13 Blacks Influencing Technology In a Major Way Today

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Heather Hiles, Founder, Pathbrite

As an education tech founder, it’s not always easy to get schools and institutions on board, mostly due to plenty of bureaucracy. That’s why Pathbrite founder Heather Hiles is so impressive. Last year, Pathbrite raised an additional $4 million led by testing behemoth ACT, with participation from Rethink Education for its e-portfolio product for students.

As of March 2013, Pathbrite was in more than 100 universities and school districts. Stanford, for example, purchased 1,000 licenses for students in its design, education, and engineering schools. And as of September 2013, more than 400 schools have used Pathbrite’s new learning platform.

Pathbrite has raised $8 million in total to date and employs 16 people.

 

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Laurence (Lo) Toney, CEO, LearnStreet

During Lo Toney’s two-year stint as general manager at Zynga, Zynga saw its web bookings increase by over 150 percent. Toney also led Zynga’s Casino and Poker strategy and sponsored two acquisitions to further drive game development.

Toney stepped down from Zynga in October 2012, after working there for three years. In February 2013, LearnStreet named Toney as its new CEO. LearnStreet offers online classes to learn how to code.

LearnStreet has raised $1 million to date and employs nine people.

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Erik Moore, Founder and Managing Partner, Base Ventures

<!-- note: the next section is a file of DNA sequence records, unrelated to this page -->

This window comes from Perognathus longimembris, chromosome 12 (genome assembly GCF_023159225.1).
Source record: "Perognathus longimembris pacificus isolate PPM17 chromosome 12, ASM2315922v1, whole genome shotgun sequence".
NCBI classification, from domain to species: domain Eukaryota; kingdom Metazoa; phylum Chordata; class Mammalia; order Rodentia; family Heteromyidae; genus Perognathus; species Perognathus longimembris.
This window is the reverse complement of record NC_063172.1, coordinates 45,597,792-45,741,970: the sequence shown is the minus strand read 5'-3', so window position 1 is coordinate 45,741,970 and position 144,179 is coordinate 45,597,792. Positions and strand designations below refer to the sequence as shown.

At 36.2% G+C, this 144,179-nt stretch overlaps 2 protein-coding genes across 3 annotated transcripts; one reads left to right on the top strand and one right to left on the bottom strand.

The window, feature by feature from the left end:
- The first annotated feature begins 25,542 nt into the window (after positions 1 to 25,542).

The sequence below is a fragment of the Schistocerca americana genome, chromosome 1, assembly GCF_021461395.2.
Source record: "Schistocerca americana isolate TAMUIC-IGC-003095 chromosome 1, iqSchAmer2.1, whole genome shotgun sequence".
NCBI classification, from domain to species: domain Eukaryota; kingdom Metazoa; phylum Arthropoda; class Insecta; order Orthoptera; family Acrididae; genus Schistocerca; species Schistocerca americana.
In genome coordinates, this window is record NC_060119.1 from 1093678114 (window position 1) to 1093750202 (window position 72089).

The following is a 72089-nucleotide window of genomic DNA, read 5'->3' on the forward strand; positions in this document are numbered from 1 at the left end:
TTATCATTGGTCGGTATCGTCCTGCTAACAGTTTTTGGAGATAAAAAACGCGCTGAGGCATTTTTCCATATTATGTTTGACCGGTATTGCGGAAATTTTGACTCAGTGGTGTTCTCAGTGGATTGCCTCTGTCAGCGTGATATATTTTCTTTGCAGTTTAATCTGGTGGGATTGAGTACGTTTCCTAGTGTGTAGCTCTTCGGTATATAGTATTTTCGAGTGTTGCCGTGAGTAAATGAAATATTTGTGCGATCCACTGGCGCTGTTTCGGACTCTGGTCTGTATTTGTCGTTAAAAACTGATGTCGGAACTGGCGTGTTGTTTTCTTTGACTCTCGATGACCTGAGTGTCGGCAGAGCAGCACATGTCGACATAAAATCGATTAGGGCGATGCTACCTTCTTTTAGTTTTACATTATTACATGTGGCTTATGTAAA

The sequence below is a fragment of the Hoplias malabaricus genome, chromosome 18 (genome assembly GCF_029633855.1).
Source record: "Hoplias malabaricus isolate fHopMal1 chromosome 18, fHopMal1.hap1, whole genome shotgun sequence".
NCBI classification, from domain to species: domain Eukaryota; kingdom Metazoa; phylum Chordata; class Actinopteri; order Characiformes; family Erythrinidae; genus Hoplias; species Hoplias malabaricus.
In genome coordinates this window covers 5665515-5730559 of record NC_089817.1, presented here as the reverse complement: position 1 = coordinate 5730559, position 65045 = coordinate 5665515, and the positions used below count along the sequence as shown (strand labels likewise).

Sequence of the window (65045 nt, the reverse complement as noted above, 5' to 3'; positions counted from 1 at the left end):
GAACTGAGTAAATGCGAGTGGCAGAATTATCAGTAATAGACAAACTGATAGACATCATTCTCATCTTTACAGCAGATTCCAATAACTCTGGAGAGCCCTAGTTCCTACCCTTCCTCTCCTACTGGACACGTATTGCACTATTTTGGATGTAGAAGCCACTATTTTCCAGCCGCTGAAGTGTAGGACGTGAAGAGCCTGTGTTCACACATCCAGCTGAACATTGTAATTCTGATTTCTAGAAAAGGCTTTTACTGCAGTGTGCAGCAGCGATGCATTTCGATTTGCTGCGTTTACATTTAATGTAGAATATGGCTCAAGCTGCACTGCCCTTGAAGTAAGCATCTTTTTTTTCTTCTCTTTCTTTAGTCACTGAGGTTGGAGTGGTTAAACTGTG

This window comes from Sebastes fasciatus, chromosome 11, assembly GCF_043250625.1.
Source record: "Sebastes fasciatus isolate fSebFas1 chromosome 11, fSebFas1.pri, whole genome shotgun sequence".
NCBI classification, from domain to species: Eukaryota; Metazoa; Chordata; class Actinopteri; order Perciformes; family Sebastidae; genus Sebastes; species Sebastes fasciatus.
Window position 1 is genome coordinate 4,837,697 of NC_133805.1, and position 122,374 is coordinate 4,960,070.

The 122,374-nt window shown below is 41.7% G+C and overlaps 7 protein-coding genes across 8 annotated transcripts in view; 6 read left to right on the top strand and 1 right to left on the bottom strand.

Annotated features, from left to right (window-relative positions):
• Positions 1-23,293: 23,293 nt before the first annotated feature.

Erik Moore has invested in nearly two dozen startups, including TracksBy, Ecomom, and Socialcam. He was also among the first investors to finance Zappos, a shoes and apparel company that was sold to Amazon for $1.2 billion.

Moore spent 15 years in investment banking at Merrill Lynch before pursuing his entrepreneurship. In 2010, he co-founded FlickrLaunch, a digital streaming platform on Facebook for feature-length movies.

Today, Moore continues to support and invest in startups through his firm Base Ventures, which employs fewer than 10 people.

36. Kimberly Bryant

Kimberly Bryant, Founder, BlackGirlsCode

Kimberly Bryant wants to ensure that young Black girls have the opportunity to learn how to code. In 2011, Bryant founded BlackGirlsCode, a six-week program that teaches basic programming concepts and gives underrepresented youths the chance to learn about robotics, and a wide range of other technological concepts.

Before founding BlackGirlsCode, Bryant spent about a decade in biotechnology where she held several management roles at companies including Genentech, Novartis Vaccines and Diagnostics, and Merck.

BlackGirlsCode, which was founded in 2011, has five employees.

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